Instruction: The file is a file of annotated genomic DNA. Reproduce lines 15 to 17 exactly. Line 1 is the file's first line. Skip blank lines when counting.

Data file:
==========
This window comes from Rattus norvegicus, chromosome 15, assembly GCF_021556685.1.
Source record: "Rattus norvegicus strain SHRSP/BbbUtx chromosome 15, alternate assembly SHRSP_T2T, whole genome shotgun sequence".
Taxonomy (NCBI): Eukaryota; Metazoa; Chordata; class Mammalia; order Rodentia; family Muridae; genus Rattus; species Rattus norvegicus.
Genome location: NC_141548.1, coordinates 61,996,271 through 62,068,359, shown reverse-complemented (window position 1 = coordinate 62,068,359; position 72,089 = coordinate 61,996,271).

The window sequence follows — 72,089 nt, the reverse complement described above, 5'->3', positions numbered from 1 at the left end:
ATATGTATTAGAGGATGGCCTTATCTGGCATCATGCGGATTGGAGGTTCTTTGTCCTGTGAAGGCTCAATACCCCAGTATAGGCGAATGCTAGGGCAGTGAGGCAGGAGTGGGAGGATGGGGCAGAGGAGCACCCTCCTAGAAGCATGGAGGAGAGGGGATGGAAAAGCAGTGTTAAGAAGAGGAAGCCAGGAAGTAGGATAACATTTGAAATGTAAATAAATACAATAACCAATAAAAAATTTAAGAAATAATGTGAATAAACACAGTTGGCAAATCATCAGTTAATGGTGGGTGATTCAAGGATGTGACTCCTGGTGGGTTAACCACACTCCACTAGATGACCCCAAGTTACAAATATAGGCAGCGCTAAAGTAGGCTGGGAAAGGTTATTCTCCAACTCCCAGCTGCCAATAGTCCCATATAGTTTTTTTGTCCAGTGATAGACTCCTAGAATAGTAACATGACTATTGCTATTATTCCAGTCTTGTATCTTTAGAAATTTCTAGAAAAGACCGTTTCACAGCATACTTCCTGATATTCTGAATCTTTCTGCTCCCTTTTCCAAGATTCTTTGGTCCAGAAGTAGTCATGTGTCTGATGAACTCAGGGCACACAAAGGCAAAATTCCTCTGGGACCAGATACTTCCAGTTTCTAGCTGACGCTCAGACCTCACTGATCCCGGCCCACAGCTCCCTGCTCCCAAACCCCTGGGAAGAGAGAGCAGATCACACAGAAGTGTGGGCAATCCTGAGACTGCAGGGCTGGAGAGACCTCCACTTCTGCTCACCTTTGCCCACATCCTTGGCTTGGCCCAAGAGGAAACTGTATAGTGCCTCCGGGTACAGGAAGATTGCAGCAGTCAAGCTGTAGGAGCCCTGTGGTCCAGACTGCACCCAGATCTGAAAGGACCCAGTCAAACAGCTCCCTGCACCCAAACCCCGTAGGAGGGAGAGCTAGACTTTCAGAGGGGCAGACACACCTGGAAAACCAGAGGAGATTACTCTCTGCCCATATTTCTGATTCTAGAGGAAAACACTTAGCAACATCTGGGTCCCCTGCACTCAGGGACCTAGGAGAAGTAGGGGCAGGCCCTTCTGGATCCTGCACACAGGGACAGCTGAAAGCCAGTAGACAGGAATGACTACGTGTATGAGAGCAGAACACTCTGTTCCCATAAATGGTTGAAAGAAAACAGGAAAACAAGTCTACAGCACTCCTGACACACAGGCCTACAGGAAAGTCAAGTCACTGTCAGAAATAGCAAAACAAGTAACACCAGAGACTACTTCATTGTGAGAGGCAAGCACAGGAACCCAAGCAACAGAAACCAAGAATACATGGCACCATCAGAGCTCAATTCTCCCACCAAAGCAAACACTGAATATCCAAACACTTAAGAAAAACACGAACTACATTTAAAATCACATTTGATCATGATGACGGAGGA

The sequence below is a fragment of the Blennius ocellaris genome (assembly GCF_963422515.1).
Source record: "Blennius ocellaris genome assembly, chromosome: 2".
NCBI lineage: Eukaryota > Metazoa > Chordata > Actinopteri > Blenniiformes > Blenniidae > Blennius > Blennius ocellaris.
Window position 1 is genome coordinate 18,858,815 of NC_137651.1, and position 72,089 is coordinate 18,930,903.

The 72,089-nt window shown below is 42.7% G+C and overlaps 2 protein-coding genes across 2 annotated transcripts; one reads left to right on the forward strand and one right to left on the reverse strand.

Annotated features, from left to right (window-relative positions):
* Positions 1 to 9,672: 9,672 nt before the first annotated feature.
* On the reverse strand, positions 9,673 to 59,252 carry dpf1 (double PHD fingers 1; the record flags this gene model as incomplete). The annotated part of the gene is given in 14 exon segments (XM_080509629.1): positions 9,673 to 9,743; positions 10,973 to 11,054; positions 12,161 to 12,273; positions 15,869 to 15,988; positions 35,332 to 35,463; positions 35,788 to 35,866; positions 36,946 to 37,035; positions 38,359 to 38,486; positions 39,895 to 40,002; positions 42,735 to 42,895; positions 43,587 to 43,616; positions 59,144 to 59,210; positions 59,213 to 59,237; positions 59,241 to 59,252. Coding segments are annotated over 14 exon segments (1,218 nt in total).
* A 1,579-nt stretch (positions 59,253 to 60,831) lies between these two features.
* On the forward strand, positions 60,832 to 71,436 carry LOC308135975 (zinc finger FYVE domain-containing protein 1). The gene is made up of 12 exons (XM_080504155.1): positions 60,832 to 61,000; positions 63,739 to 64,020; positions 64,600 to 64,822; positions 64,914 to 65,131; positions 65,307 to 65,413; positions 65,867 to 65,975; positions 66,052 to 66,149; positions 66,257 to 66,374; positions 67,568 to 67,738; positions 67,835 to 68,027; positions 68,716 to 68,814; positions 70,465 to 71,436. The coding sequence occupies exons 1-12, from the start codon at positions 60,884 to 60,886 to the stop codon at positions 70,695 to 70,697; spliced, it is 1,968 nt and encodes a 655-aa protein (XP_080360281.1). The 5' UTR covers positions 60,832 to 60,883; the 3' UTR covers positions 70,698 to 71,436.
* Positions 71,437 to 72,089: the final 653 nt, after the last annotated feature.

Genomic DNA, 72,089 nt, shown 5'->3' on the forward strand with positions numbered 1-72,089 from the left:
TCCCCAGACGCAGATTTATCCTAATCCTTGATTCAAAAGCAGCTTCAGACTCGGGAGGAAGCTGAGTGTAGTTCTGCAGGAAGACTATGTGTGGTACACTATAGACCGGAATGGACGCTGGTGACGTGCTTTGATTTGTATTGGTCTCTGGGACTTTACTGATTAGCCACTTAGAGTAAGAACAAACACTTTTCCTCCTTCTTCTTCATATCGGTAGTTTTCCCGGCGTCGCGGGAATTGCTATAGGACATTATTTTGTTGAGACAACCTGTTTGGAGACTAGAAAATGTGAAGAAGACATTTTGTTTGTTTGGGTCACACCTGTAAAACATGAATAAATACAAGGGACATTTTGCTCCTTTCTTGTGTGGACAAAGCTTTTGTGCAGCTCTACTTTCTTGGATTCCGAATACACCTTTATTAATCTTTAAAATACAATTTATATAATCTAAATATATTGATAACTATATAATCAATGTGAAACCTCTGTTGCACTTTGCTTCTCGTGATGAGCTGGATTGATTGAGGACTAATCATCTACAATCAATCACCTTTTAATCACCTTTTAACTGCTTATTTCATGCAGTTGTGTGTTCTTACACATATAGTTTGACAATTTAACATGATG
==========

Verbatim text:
* A 1,579-nt stretch (positions 59,253 to 60,831) lies between these two features.
* On the forward strand, positions 60,832 to 71,436 carry LOC308135975 (zinc finger FYVE domain-containing protein 1). The gene is made up of 12 exons (XM_080504155.1): positions 60,832 to 61,000; positions 63,739 to 64,020; positions 64,600 to 64,822; positions 64,914 to 65,131; positions 65,307 to 65,413; positions 65,867 to 65,975; positions 66,052 to 66,149; positions 66,257 to 66,374; positions 67,568 to 67,738; positions 67,835 to 68,027; positions 68,716 to 68,814; positions 70,465 to 71,436. The coding sequence occupies exons 1-12, from the start codon at positions 60,884 to 60,886 to the stop codon at positions 70,695 to 70,697; spliced, it is 1,968 nt and encodes a 655-aa protein (XP_080360281.1). The 5' UTR covers positions 60,832 to 60,883; the 3' UTR covers positions 70,698 to 71,436.
* Positions 71,437 to 72,089: the final 653 nt, after the last annotated feature.